Montague, Michigan — Three of the five Great Lakes — Michigan, Huron and Superior — broke all January records for water levels, according to the Army Corps of Engineers. A warm winter led to more storm runoff and now people with beachfront property are locked in a battle to save their homes.
When Tish Gancer looks out at the waters of Lake Michigan, she sees the final resting place of her house. Built by her grandfather, most of the lakefront cottage fell off a cliff on New Year's Eve, leaving only a bit of foundation.
Nick Bonstell, the director of the Ottawa County Emergency Management Team, said the lakes were at or near their lowest point as recently as 2013.
"Nobody has seen how quick and how much property has been lost in such a short amount of time with this type of erosion," he said.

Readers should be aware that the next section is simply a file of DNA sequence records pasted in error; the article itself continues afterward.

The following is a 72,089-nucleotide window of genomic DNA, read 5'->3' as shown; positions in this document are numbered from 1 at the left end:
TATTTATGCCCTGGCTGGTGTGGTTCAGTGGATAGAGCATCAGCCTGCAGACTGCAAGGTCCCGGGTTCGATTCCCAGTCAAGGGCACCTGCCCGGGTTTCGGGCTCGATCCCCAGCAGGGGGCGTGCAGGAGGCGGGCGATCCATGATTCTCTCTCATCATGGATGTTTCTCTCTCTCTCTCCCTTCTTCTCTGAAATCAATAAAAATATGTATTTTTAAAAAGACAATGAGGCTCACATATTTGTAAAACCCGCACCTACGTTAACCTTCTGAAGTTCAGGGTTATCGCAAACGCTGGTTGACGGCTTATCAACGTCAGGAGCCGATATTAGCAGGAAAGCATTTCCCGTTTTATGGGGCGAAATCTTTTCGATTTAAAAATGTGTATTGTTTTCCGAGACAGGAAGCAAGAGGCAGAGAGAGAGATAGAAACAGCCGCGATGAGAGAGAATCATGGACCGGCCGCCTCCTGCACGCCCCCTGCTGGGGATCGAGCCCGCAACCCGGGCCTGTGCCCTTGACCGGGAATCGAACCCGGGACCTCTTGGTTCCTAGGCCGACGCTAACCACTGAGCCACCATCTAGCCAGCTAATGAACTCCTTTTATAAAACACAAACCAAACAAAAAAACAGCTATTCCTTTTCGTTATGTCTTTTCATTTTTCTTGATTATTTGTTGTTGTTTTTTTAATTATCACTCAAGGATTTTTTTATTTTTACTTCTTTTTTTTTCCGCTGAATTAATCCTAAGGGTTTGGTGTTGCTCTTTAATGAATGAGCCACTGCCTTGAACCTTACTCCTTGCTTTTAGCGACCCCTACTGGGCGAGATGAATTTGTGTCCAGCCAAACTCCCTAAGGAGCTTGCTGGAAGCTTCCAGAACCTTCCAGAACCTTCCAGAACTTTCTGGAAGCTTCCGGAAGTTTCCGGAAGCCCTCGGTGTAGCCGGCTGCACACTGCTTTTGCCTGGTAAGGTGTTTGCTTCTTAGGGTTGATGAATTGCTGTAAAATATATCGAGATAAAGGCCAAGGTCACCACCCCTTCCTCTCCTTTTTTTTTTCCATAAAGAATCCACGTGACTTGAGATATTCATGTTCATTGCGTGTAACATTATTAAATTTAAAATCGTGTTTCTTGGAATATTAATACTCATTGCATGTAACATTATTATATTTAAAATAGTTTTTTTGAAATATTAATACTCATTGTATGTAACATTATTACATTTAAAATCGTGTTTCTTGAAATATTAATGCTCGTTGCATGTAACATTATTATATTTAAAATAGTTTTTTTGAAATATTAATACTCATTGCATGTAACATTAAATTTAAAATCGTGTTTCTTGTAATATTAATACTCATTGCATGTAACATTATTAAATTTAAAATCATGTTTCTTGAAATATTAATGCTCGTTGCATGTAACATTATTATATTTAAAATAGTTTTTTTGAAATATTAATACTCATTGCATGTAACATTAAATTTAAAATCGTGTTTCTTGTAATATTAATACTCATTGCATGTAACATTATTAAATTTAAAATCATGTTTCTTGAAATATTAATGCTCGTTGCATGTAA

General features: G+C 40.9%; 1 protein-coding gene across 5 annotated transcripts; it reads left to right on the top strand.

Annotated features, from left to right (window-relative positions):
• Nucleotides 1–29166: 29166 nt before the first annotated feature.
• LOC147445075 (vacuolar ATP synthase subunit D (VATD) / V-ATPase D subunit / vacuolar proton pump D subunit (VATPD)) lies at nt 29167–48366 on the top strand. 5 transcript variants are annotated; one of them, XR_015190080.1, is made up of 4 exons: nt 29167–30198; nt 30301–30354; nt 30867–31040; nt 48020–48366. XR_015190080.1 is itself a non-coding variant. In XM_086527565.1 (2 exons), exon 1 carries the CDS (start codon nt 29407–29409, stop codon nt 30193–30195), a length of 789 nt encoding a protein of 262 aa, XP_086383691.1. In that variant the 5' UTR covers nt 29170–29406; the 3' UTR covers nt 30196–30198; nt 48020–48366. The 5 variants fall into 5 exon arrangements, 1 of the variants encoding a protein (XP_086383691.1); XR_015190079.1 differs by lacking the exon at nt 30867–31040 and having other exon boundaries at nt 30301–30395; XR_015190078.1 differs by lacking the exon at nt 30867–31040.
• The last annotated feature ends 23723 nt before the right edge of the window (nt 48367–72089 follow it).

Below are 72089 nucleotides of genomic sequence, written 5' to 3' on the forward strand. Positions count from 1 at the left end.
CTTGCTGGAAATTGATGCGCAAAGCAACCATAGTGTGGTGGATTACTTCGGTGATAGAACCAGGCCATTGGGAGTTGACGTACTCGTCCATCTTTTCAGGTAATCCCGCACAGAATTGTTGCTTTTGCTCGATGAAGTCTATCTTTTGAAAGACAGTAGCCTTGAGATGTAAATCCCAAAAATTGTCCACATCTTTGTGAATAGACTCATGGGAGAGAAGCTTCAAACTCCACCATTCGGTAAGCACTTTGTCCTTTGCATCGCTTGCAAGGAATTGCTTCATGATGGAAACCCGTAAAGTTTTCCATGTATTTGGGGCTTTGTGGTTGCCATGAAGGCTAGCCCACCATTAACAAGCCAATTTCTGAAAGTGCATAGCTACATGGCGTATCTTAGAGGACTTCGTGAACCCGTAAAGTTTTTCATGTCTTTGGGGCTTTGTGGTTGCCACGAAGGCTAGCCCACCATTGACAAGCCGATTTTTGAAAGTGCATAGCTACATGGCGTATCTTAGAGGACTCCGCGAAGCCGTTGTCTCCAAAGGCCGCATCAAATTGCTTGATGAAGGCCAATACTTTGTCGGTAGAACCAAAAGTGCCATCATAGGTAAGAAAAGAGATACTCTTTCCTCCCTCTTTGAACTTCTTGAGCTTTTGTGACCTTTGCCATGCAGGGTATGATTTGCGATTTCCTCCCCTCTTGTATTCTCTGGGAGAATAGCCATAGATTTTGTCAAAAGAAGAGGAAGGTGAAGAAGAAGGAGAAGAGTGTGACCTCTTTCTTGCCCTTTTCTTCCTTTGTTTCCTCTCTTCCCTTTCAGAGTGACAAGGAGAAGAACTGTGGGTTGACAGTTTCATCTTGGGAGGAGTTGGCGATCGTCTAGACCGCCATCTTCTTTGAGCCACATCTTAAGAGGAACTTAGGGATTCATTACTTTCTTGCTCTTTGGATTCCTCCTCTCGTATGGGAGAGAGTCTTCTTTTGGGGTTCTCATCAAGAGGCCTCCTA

Across the Great Lakes, the inundation has been accompanied by more frequent and intense storms that have stripped away the sandy base of beachfront homes. Rita Alton lives in Manistee and her nearly 70-year old home is perched a few feet from disaster. A third of a mile of her property has already washed away.
"I'm just sitting here waiting for the rest to go down," Alton said.
A desperate effort by homeowners is now underway to move their houses away from the approaching cliffs or build stone barriers to retain the shifting sands below.
"There's not many options, it's basically, do this or lose your home," Bonstell said.
The last two years were the wettest in nearly a century for the Great Lakes, virtually ensuring another season of unusually high water levels that could turn dream homes into nightmares.
There is a GoFundMe account for Gancer.
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